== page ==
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I have a problem that I think should have been studied. I am looking for algorithms for it.

Each item is a set of key-value pairs. Let $x$ be an item and $F$ be a set of items.

Each key and each value can appear multiple times. The number of possible keys and possible values can be arbitrary large.

We are given $x$ and $F$. We want to find all those items $y$ in $F$ such that $y.val \subseteq x$.

For example,

$x = \{(a,1), (b,2), (c,3), (d,4)\}$

$F= \{$
$(A, \{(a,1)\}), $
$(B, \{(a,1), (b,2)\}),$
$(C, \{(a,1), (b,3)\}),$
$(D, \{(b,2), (c,3), (d,4)\}),$
$(E, \{(a,1), (b,2), (c,3), (d,4)\}),$
$(F, \{(a,1), (b,2), (c,3), (d,4), (e,5)\}),$
$(G, \{(a,1), (b,2), (c,3), (e,5)\})$
$\}$

The answer is: $A$ yes, $B$ yes, $C$ no (right keys, wrong values), $D$ yes, $E$ yes (exact match), $F$ no, $G$ no.

Has this problem been studied?

The problem seems similar to finding features from a DNA sequence or detecting plagiarism in a document.

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    $\begingroup$ Please state the computational problem that you want to solve without code. For example: I am given input [the description of what is given], and I want to compute [the description of what you want to compute]. Check other questions for examples. $\endgroup$ – Kaveh Jun 18 '13 at 3:18
  • $\begingroup$ Will there generally be a total order on the set of values? $\hspace{2.51 in}$ Will there generally be a total order on the set of keys? $\:$ $\endgroup$ – user6973 Jun 18 '13 at 5:34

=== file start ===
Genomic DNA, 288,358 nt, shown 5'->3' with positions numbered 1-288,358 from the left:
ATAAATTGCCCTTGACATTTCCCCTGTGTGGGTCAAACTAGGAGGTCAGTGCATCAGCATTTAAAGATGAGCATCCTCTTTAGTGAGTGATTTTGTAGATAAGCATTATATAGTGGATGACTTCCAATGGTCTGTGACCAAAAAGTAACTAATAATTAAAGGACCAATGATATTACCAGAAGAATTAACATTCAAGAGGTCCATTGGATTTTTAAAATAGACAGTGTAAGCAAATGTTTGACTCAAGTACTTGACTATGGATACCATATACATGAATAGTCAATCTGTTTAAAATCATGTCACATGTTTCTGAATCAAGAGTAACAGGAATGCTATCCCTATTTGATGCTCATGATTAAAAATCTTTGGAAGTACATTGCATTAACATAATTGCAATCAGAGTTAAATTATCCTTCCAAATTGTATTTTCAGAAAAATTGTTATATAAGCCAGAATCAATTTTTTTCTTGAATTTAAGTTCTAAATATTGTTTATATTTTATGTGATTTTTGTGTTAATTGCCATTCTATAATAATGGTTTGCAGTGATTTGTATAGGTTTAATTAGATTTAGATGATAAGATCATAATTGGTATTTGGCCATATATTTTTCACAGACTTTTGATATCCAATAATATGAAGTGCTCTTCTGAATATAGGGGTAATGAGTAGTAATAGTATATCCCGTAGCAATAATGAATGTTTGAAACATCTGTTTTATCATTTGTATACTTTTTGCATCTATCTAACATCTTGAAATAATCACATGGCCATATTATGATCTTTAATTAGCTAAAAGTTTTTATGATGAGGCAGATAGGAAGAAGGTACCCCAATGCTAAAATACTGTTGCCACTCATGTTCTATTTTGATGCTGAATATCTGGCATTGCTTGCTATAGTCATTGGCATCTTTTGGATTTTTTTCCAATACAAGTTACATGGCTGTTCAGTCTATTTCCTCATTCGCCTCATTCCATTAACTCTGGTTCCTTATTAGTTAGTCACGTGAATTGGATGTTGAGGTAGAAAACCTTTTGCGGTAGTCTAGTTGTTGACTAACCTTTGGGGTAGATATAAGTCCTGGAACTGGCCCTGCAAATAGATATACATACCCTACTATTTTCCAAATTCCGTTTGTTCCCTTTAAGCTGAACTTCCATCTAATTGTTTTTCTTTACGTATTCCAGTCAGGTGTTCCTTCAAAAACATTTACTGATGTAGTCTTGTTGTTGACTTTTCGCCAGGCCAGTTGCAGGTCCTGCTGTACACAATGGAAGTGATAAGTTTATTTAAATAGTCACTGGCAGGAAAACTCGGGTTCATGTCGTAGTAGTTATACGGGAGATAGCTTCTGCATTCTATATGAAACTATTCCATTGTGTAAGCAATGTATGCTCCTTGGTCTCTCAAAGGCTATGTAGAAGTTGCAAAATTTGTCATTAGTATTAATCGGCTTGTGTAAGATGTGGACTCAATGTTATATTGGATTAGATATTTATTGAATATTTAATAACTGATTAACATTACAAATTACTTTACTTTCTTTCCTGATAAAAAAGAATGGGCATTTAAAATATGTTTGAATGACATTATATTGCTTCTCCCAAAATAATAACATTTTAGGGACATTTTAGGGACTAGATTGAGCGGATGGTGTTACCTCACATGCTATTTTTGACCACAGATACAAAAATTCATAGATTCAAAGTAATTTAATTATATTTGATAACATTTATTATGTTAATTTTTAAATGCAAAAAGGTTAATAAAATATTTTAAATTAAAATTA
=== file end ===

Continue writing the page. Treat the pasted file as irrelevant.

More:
• $\begingroup$ @Kaveh I thought code would be helpful because I'm unfamiliar with the vocabulary used in theoretical computer science. Regardless here's a stab... Given an item defined by an unknown number of key value pairs and a feature set of items defined the same way, find the items in the feature set that are a subset of the given item. Even help defining this problem would be a great help. Thanks $\endgroup$ – wroscoe Jun 18 '13 at 6:18
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    $\begingroup$ there is so much extraneous information it seems. why does it matter these are key-value pairs? you have a set $S$ and a collection of sets $\{T_1, ..., T_n\}$, and you want to output all $T_i$ which satisfy $T_i \subseteq S$. the key word for you is hashing. $\endgroup$ – Sasho Nikolov Jun 18 '13 at 17:32
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    $\begingroup$ Oh come on..hash each pair in $x$ and store them in the hash table. now for each item in $F$, hash each of its pairs and check if it is equal to a pair in $x$. The expected running time is linear in input size. $\endgroup$ – Sasho Nikolov Jun 19 '13 at 4:19
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The most straightforward answer I can think of, but unsure about running times:

def find_matching(d, f):
      matching = []
      dSet = set(d.items())
      for k in f:
        if set(f[k].items()).issubset(dSet):
          matching.append(k)
      return matching
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  • $\begingroup$ 6 character edit requirement $\:$ gaaah $\;\;\;$ $\endgroup$ – user6973 Jun 18 '13 at 7:29
  • $\begingroup$ This is not Stack Overflow. For questions about algorithms you should not assume people know any particular programming language. Please explain your algorithm in plain English or pseudo-code. $\endgroup$ – Kaveh Jun 18 '13 at 17:21

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